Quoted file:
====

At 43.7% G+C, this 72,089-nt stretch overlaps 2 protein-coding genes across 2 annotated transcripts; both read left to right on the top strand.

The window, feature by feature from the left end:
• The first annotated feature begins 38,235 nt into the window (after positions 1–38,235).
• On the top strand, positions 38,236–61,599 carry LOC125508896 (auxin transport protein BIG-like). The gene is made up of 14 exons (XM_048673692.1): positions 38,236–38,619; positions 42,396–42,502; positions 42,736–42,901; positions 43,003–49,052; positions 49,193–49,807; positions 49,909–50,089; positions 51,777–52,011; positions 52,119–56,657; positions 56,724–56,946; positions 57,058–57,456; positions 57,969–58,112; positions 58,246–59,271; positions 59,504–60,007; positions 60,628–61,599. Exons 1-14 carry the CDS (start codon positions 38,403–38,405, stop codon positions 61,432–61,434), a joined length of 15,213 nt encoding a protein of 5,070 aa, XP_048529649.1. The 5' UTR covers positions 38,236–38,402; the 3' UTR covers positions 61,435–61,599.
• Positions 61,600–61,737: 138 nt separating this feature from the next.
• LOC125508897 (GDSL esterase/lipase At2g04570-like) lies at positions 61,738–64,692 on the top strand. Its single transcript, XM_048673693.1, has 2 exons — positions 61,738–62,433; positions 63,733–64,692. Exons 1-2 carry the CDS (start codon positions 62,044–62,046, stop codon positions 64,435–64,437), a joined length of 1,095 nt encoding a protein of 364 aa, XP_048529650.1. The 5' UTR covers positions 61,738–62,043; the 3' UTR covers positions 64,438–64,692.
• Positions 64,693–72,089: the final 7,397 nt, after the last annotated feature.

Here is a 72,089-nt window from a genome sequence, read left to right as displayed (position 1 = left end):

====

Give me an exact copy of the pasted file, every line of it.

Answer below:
At 43.7% G+C, this 72,089-nt stretch overlaps 2 protein-coding genes across 2 annotated transcripts; both read left to right on the top strand.

The window, feature by feature from the left end:
• The first annotated feature begins 38,235 nt into the window (after positions 1–38,235).
• On the top strand, positions 38,236–61,599 carry LOC125508896 (auxin transport protein BIG-like). The gene is made up of 14 exons (XM_048673692.1): positions 38,236–38,619; positions 42,396–42,502; positions 42,736–42,901; positions 43,003–49,052; positions 49,193–49,807; positions 49,909–50,089; positions 51,777–52,011; positions 52,119–56,657; positions 56,724–56,946; positions 57,058–57,456; positions 57,969–58,112; positions 58,246–59,271; positions 59,504–60,007; positions 60,628–61,599. Exons 1-14 carry the CDS (start codon positions 38,403–38,405, stop codon positions 61,432–61,434), a joined length of 15,213 nt encoding a protein of 5,070 aa, XP_048529649.1. The 5' UTR covers positions 38,236–38,402; the 3' UTR covers positions 61,435–61,599.
• Positions 61,600–61,737: 138 nt separating this feature from the next.
• LOC125508897 (GDSL esterase/lipase At2g04570-like) lies at positions 61,738–64,692 on the top strand. Its single transcript, XM_048673693.1, has 2 exons — positions 61,738–62,433; positions 63,733–64,692. Exons 1-2 carry the CDS (start codon positions 62,044–62,046, stop codon positions 64,435–64,437), a joined length of 1,095 nt encoding a protein of 364 aa, XP_048529650.1. The 5' UTR covers positions 61,738–62,043; the 3' UTR covers positions 64,438–64,692.
• Positions 64,693–72,089: the final 7,397 nt, after the last annotated feature.

Here is a 72,089-nt window from a genome sequence, read left to right as displayed (position 1 = left end):